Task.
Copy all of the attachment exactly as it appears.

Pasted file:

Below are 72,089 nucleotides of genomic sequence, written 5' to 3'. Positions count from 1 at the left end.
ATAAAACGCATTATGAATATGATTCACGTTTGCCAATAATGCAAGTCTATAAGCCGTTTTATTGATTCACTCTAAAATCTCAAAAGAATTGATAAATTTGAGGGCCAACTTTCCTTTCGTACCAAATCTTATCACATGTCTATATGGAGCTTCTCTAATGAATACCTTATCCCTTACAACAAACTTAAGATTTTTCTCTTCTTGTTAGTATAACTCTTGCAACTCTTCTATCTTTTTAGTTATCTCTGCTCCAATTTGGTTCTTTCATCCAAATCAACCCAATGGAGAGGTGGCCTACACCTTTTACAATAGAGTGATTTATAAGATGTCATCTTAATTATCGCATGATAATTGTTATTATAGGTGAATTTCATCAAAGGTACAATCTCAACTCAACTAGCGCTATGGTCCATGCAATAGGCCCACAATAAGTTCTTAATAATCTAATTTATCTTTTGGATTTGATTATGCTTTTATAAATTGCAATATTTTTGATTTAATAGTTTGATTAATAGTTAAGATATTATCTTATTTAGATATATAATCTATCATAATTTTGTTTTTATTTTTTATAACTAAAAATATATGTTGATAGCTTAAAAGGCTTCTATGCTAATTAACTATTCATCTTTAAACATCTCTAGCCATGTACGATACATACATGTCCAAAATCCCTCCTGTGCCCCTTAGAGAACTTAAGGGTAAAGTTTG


Below are 72,089 nucleotides of genomic sequence, written 5' to 3'. Positions count from 1 at the left end.
ATAAAACGCATTATGAATATGATTCACGTTTGCCAATAATGCAAGTCTATAAGCCGTTTTATTGATTCACTCTAAAATCTCAAAAGAATTGATAAATTTGAGGGCCAACTTTCCTTTCGTACCAAATCTTATCACATGTCTATATGGAGCTTCTCTAATGAATACCTTATCCCTTACAACAAACTTAAGATTTTTCTCTTCTTGTTAGTATAACTCTTGCAACTCTTCTATCTTTTTAGTTATCTCTGCTCCAATTTGGTTCTTTCATCCAAATCAACCCAATGGAGAGGTGGCCTACACCTTTTACAATAGAGTGATTTATAAGATGTCATCTTAATTATCGCATGATAATTGTTATTATAGGTGAATTTCATCAAAGGTACAATCTCAACTCAACTAGCGCTATGGTCCATGCAATAGGCCCACAATAAGTTCTTAATAATCTAATTTATCTTTTGGATTTGATTATGCTTTTATAAATTGCAATATTTTTGATTTAATAGTTTGATTAATAGTTAAGATATTATCTTATTTAGATATATAATCTATCATAATTTTGTTTTTATTTTTTATAACTAAAAATATATGTTGATAGCTTAAAAGGCTTCTATGCTAATTAACTATTCATCTTTAAACATCTCTAGCCATGTACGATACATACATGTCCAAAATCCCTCCTGTGCCCCTTAGAGAACTTAAGGGTAAAGTTTG